Final Part Of Jim Starlin’s Last Thanos Story – The Infinity Ending?

Jim Starlin fell out badly with Marvel Comics over the current trilogy of original graphic novels featuring Thanos he is creating with Alan Davis. In that, the plot for Thanos: The Infinity Conflict was very similar in concept to that of the Thanos ongoing series by Donny Cates and Geoff Shaw. A series that Starlin was told he wouldn’t write, despite creating the character for Marvel, and at a time when the character was at its highest profile, courtesy of the movies.

Back then, he said that he would conclude the trilogy of Thanos graphic novels he had agreed to write, but then that would be it for him, for Marvel.

The first two were published last year, Thanos: The Infinity Siblings and then Thanos: The Infinity Conflict.

Bleeding Cool has been told that on October 1st, Marvel will be publishing Thanos: The Infinity Ending. Hardcover, 112 pages, the usual price.

And ending in more ways than one, it seems. An ending to Jim Starlin’s work for Marvel. And his final Thanos story…

This is what he posted to Facebook, back then:

“Just to set the record straight, Marvel Comics didn’t pull me off any books, they just made it clear they weren’t interested in using me on any of the tie-in series to the movies or regular series. Even though I lobbied heavily to write the Thanos on-going that task was twice given to other writers, which is Marvel Editorial’s right to do.
“What I objected to and what will be keep me from doing any further work for Marvel Editorial was Tom Brevoort approving a plot for the current on-going series, which was pretty much the same as the Thanos story arc in the graphic novel trilogy Alan Davis and I have been working on for Tom for close to the past year. He had 200 pages of script and 100 pages of pencils on this project when he gave the green light to a strikingly similar plot. The on-going will be in print before the graphic novel trilogy. To avoid spoiling anyone’s enjoyment of these two stories I will not be summarizing the striking similarities.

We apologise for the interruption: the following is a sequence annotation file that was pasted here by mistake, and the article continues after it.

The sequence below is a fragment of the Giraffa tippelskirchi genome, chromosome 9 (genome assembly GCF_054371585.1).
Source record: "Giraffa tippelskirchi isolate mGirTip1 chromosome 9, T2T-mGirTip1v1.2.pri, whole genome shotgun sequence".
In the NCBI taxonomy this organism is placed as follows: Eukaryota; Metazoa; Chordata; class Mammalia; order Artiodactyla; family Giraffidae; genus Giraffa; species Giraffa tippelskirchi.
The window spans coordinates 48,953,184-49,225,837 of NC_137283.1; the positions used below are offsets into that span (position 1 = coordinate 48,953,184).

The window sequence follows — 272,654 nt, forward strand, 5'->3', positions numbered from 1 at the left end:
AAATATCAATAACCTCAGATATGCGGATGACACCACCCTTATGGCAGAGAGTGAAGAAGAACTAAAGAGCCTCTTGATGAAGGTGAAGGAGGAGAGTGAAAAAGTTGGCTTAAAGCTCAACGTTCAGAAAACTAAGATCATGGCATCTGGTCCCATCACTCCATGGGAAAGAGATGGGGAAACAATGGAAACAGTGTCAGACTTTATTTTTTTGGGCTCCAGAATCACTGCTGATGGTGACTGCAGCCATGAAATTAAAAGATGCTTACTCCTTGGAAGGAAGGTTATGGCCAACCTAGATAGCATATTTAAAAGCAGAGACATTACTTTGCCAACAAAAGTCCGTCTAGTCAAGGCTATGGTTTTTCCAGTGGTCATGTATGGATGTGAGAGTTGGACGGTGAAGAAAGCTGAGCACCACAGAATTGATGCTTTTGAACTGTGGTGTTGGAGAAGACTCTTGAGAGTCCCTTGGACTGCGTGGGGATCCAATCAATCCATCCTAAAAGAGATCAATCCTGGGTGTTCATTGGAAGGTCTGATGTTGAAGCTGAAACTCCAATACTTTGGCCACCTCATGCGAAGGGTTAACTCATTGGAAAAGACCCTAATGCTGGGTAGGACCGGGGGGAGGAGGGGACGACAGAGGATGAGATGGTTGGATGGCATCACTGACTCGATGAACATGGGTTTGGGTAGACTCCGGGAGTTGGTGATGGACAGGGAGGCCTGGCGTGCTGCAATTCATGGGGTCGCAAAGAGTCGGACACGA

“At first Tom denied giving his approval to the plot. When that turned out to be false, he switched to claiming there was nothing similar about the two plots. When that didn’t fly he changed his story to it was all an accident. These changes of excuse and other bits of procrastination ate up a month, by which time the current Thanos on-going art team was too far along for anything to be done about the situation. Too bad for me. So I am moving on.
“And, yes, Marvel Entertainment has treated me very well and generously. Them I like.”

About Rich Johnston

Chief writer and founder of Bleeding Cool. Father of two. Comic book clairvoyant. Political cartoonist.

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